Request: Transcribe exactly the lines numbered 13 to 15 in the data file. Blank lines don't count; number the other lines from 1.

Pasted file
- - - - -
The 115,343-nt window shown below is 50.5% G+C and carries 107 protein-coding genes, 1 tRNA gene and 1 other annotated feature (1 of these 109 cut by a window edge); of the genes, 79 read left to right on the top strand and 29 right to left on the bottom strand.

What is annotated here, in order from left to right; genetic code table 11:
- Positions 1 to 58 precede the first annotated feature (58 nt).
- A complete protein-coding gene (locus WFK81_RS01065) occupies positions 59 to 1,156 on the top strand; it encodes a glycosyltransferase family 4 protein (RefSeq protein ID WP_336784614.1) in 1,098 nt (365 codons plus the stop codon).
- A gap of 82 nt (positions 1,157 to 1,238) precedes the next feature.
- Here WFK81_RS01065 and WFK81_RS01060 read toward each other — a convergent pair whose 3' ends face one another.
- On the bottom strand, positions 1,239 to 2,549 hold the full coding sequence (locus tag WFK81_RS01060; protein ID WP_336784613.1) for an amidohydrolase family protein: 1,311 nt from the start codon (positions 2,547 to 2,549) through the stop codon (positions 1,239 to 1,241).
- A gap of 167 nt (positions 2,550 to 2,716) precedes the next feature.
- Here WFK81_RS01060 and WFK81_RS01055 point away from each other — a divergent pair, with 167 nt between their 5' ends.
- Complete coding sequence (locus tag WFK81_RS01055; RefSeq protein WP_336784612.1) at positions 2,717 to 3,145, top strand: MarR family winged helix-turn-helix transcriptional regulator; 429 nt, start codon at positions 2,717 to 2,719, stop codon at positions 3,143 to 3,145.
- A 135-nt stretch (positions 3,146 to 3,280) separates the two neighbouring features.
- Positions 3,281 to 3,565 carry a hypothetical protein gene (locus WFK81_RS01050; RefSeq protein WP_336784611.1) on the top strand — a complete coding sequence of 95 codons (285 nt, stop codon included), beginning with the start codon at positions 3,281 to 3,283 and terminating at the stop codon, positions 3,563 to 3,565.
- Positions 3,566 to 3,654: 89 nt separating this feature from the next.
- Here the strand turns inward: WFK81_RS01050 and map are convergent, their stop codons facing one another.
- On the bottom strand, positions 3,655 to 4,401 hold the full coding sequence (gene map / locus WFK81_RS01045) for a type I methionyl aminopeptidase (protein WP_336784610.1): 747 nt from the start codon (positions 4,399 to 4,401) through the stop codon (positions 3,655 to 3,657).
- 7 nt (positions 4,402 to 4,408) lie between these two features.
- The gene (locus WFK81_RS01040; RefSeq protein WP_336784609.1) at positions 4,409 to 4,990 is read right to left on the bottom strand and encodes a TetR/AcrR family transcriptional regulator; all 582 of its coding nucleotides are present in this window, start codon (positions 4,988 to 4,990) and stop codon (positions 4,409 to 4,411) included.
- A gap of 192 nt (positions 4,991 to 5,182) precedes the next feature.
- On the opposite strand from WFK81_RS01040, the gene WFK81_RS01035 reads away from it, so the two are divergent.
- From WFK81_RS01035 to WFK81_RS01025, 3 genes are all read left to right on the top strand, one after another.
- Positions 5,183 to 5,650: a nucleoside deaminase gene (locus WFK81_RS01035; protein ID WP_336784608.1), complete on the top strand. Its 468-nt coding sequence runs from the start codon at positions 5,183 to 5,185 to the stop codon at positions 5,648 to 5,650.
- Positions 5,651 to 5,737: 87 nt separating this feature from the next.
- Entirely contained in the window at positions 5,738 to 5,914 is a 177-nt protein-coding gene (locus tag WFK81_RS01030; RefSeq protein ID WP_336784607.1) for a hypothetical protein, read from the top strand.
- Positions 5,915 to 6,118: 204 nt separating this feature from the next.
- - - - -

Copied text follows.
- Positions 3,566 to 3,654: 89 nt separating this feature from the next.
- Here the strand turns inward: WFK81_RS01050 and map are convergent, their stop codons facing one another.
- On the bottom strand, positions 3,655 to 4,401 hold the full coding sequence (gene map / locus WFK81_RS01045) for a type I methionyl aminopeptidase (protein WP_336784610.1): 747 nt from the start codon (positions 4,399 to 4,401) through the stop codon (positions 3,655 to 3,657).